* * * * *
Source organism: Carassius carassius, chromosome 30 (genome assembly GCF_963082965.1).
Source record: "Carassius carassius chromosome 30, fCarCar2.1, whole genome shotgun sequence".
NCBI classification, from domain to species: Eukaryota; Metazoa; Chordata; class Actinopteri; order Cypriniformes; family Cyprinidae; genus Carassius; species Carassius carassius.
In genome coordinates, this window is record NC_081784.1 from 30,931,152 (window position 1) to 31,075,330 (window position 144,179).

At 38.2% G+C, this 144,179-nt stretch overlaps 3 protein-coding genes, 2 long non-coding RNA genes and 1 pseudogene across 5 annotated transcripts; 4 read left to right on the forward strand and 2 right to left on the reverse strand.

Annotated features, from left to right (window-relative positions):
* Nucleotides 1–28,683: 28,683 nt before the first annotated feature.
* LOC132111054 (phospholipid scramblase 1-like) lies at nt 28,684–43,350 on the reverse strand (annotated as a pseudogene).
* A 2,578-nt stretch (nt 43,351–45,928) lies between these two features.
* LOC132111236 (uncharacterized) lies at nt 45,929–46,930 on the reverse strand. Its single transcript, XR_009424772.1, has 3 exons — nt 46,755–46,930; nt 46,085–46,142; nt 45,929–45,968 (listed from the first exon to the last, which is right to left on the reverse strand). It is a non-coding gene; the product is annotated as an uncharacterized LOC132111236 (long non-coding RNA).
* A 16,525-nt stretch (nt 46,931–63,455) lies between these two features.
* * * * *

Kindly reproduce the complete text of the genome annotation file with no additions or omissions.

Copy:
Source organism: Carassius carassius, chromosome 30 (genome assembly GCF_963082965.1).
Source record: "Carassius carassius chromosome 30, fCarCar2.1, whole genome shotgun sequence".
NCBI classification, from domain to species: Eukaryota; Metazoa; Chordata; class Actinopteri; order Cypriniformes; family Cyprinidae; genus Carassius; species Carassius carassius.
In genome coordinates, this window is record NC_081784.1 from 30,931,152 (window position 1) to 31,075,330 (window position 144,179).

At 38.2% G+C, this 144,179-nt stretch overlaps 3 protein-coding genes, 2 long non-coding RNA genes and 1 pseudogene across 5 annotated transcripts; 4 read left to right on the forward strand and 2 right to left on the reverse strand.

Annotated features, from left to right (window-relative positions):
* Nucleotides 1–28,683: 28,683 nt before the first annotated feature.
* LOC132111054 (phospholipid scramblase 1-like) lies at nt 28,684–43,350 on the reverse strand (annotated as a pseudogene).
* A 2,578-nt stretch (nt 43,351–45,928) lies between these two features.
* LOC132111236 (uncharacterized) lies at nt 45,929–46,930 on the reverse strand. Its single transcript, XR_009424772.1, has 3 exons — nt 46,755–46,930; nt 46,085–46,142; nt 45,929–45,968 (listed from the first exon to the last, which is right to left on the reverse strand). It is a non-coding gene; the product is annotated as an uncharacterized LOC132111236 (long non-coding RNA).
* A 16,525-nt stretch (nt 46,931–63,455) lies between these two features.